And now that I'm in the swing of it, lets try and clean one project... opps the clean just cleaned ALL the projects. Thats not annoying at ALL!

Ok rebuild them all. Hmmm, compile is nice and quick. But the "make" functionality that checks for changes and rebuilds the required parts of the projects is sooooo slllllooooowwwwww II'mmmmmm faaaaalllllllliiiinnnnngggg aaassssslleeeeeppp. Bloody hell, how does anyone get anything done!

Oh well what can you do? It's like a Microsoft product.. and they are world champions at ignoring customers. Anyway I was building and fixing the code... just doing my normal coder type stuff and I was wondering whether I could get to the definition of a symbol easily. Oh look a "Go To Definition" menu item. Excellent. The symbol "blah" is not defined. Hell it is! It compilies doesn't it! Stupid. VC7.

And finally I did get the impression that everything is just a little sluggish in VC7. The menus, the dialogs, the time it takes for windows to open, the startup time, the time to paint the windows. It's all just slower than VC6, like everything has been spray painted with a "slow gun". It also has this charming trait of randomly locking up for a few seconds every now and then FOR NO REASON AT ALL. Which of course I LOVE. The end result feels unfinished and cheap.

All I can say is "Dot Net. You Bet... ter not make me use it".
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MS Visual C++ Madness
Date: 14/10/2004
For those who write code in the Microsoft Visual C++ environment here is a little pearl of wisdom for you. In the project options, you can build with several types of "Code Generation":
  • Single Threaded
  • Multi Threaded
  • Multi Threaded DLL
Now this seems all innocent and nice. But those of you that have experiemented with different settings across DLL/exe boundaries have surely discovered that mixing code gen types generally causes crashes.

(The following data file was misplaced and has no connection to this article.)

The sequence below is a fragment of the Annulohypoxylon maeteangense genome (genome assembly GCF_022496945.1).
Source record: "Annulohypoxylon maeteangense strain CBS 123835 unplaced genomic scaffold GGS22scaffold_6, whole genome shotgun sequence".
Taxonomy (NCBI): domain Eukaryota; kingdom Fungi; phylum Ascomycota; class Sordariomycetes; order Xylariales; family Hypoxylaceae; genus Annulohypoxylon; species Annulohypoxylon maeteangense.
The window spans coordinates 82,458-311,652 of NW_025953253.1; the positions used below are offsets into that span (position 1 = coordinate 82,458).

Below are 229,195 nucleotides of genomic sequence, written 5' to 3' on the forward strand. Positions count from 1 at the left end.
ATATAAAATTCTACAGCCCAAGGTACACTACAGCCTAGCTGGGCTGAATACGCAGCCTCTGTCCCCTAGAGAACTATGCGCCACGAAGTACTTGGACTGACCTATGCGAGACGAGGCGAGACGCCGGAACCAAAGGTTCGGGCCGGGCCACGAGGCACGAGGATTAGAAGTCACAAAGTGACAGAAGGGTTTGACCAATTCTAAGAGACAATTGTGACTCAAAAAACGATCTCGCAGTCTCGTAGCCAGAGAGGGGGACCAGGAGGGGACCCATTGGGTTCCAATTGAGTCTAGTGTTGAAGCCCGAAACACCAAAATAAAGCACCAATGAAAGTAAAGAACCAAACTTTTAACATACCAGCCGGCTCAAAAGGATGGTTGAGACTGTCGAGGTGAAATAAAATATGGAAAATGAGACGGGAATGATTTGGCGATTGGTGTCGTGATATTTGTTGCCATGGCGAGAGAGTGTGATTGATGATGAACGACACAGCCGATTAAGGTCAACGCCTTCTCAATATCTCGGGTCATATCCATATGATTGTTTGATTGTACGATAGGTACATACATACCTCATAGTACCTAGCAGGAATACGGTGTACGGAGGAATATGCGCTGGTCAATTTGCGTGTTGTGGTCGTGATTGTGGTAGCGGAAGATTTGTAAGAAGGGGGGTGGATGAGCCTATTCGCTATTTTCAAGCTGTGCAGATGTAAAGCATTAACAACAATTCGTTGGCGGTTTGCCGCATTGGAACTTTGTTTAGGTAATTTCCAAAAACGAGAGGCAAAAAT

But there is more to it than that. In fact something which I found quite disturbing. (And I'm assuming that no one uses Single Threaded anymore).

There is a major difference between "Multithreaded" and "Multithreaded DLL" that is not so obvious, in a "Multithreaded" exe and associated DLL's the memory allocated by the DLL cannot be freed or realloc'ed by the exe and visa versa. With the "Multithreaded DLL" code gen you CAN free memory in the exe that was allocated in a DLL.

Now there are 2 camps here, the DLL crowd and the non-DLL crowd. Both have written swathes of code based around the assumption that the memory model has always been this way. I certainly had no idea the other camp even existed until today. But I met someone from that camp and had a good 'ol argument about it. In the end we both realised there is a whole other model out there that we just didn't know anything about. Lgi is firmly written in the DLL camp, and can't be used in just "Multithreaded" mode even if you wanted to.